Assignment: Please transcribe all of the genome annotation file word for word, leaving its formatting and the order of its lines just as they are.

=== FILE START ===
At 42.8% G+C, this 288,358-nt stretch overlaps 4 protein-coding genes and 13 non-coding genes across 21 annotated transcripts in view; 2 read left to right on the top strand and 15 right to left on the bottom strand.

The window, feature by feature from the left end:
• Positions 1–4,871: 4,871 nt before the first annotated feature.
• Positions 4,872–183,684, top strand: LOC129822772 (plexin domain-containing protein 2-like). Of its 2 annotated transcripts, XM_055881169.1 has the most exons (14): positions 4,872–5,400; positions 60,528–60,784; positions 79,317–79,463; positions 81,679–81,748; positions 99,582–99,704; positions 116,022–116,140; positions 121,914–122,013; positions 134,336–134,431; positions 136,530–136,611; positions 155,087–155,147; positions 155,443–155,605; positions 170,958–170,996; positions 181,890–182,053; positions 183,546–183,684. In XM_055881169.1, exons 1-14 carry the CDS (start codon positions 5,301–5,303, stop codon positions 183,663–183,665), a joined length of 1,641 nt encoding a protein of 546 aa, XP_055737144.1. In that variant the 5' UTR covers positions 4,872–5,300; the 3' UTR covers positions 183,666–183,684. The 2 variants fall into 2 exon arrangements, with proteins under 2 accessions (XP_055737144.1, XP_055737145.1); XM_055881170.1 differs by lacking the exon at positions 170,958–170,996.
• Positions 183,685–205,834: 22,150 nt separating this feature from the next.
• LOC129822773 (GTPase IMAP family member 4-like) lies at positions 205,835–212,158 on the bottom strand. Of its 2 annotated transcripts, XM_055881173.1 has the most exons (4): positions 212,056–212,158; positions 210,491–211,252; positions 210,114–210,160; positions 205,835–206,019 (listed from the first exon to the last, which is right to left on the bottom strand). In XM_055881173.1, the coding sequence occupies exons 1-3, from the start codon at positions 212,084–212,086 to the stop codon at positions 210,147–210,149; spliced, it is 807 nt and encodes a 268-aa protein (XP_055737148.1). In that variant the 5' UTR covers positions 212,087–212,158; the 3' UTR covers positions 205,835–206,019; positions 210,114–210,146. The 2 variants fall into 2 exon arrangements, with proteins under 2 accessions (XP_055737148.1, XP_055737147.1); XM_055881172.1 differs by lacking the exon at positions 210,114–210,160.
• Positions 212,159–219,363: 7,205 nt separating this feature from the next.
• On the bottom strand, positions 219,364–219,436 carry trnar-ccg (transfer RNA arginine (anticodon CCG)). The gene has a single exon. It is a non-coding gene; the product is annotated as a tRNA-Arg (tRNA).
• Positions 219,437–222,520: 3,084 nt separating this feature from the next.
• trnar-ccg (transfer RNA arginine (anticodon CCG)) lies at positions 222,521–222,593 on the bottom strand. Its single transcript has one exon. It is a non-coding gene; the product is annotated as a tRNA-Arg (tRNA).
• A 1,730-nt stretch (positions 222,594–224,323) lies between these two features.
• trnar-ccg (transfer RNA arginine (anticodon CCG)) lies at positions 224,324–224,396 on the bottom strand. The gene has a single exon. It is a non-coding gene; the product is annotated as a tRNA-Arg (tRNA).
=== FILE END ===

At 42.8% G+C, this 288,358-nt stretch overlaps 4 protein-coding genes and 13 non-coding genes across 21 annotated transcripts in view; 2 read left to right on the top strand and 15 right to left on the bottom strand.

The window, feature by feature from the left end:
• Positions 1–4,871: 4,871 nt before the first annotated feature.
• Positions 4,872–183,684, top strand: LOC129822772 (plexin domain-containing protein 2-like). Of its 2 annotated transcripts, XM_055881169.1 has the most exons (14): positions 4,872–5,400; positions 60,528–60,784; positions 79,317–79,463; positions 81,679–81,748; positions 99,582–99,704; positions 116,022–116,140; positions 121,914–122,013; positions 134,336–134,431; positions 136,530–136,611; positions 155,087–155,147; positions 155,443–155,605; positions 170,958–170,996; positions 181,890–182,053; positions 183,546–183,684. In XM_055881169.1, exons 1-14 carry the CDS (start codon positions 5,301–5,303, stop codon positions 183,663–183,665), a joined length of 1,641 nt encoding a protein of 546 aa, XP_055737144.1. In that variant the 5' UTR covers positions 4,872–5,300; the 3' UTR covers positions 183,666–183,684. The 2 variants fall into 2 exon arrangements, with proteins under 2 accessions (XP_055737144.1, XP_055737145.1); XM_055881170.1 differs by lacking the exon at positions 170,958–170,996.
• Positions 183,685–205,834: 22,150 nt separating this feature from the next.
• LOC129822773 (GTPase IMAP family member 4-like) lies at positions 205,835–212,158 on the bottom strand. Of its 2 annotated transcripts, XM_055881173.1 has the most exons (4): positions 212,056–212,158; positions 210,491–211,252; positions 210,114–210,160; positions 205,835–206,019 (listed from the first exon to the last, which is right to left on the bottom strand). In XM_055881173.1, the coding sequence occupies exons 1-3, from the start codon at positions 212,084–212,086 to the stop codon at positions 210,147–210,149; spliced, it is 807 nt and encodes a 268-aa protein (XP_055737148.1). In that variant the 5' UTR covers positions 212,087–212,158; the 3' UTR covers positions 205,835–206,019; positions 210,114–210,146. The 2 variants fall into 2 exon arrangements, with proteins under 2 accessions (XP_055737148.1, XP_055737147.1); XM_055881172.1 differs by lacking the exon at positions 210,114–210,160.
• Positions 212,159–219,363: 7,205 nt separating this feature from the next.
• On the bottom strand, positions 219,364–219,436 carry trnar-ccg (transfer RNA arginine (anticodon CCG)). The gene has a single exon. It is a non-coding gene; the product is annotated as a tRNA-Arg (tRNA).
• Positions 219,437–222,520: 3,084 nt separating this feature from the next.
• trnar-ccg (transfer RNA arginine (anticodon CCG)) lies at positions 222,521–222,593 on the bottom strand. Its single transcript has one exon. It is a non-coding gene; the product is annotated as a tRNA-Arg (tRNA).
• A 1,730-nt stretch (positions 222,594–224,323) lies between these two features.
• trnar-ccg (transfer RNA arginine (anticodon CCG)) lies at positions 224,324–224,396 on the bottom strand. The gene has a single exon. It is a non-coding gene; the product is annotated as a tRNA-Arg (tRNA).